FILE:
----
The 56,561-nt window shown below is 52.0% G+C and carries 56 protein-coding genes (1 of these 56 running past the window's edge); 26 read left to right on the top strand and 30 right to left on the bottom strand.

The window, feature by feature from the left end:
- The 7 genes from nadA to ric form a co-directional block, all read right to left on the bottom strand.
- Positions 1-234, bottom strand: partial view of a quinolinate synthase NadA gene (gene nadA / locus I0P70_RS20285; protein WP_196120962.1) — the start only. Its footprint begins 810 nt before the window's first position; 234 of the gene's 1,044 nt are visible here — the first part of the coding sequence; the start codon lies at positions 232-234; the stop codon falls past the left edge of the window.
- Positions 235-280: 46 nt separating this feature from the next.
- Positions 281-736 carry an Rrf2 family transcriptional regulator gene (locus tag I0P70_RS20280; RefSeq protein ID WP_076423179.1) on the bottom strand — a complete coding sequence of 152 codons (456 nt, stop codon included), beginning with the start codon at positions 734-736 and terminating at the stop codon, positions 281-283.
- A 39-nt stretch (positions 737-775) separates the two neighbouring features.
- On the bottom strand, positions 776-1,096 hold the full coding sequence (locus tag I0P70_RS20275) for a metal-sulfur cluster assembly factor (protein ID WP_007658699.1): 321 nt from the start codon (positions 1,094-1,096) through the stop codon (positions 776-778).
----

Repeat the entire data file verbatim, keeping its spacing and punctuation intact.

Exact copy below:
The 56,561-nt window shown below is 52.0% G+C and carries 56 protein-coding genes (1 of these 56 running past the window's edge); 26 read left to right on the top strand and 30 right to left on the bottom strand.

The window, feature by feature from the left end:
- The 7 genes from nadA to ric form a co-directional block, all read right to left on the bottom strand.
- Positions 1-234, bottom strand: partial view of a quinolinate synthase NadA gene (gene nadA / locus I0P70_RS20285; protein WP_196120962.1) — the start only. Its footprint begins 810 nt before the window's first position; 234 of the gene's 1,044 nt are visible here — the first part of the coding sequence; the start codon lies at positions 232-234; the stop codon falls past the left edge of the window.
- Positions 235-280: 46 nt separating this feature from the next.
- Positions 281-736 carry an Rrf2 family transcriptional regulator gene (locus tag I0P70_RS20280; RefSeq protein ID WP_076423179.1) on the bottom strand — a complete coding sequence of 152 codons (456 nt, stop codon included), beginning with the start codon at positions 734-736 and terminating at the stop codon, positions 281-283.
- A 39-nt stretch (positions 737-775) separates the two neighbouring features.
- On the bottom strand, positions 776-1,096 hold the full coding sequence (locus tag I0P70_RS20275) for a metal-sulfur cluster assembly factor (protein ID WP_007658699.1): 321 nt from the start codon (positions 1,094-1,096) through the stop codon (positions 776-778).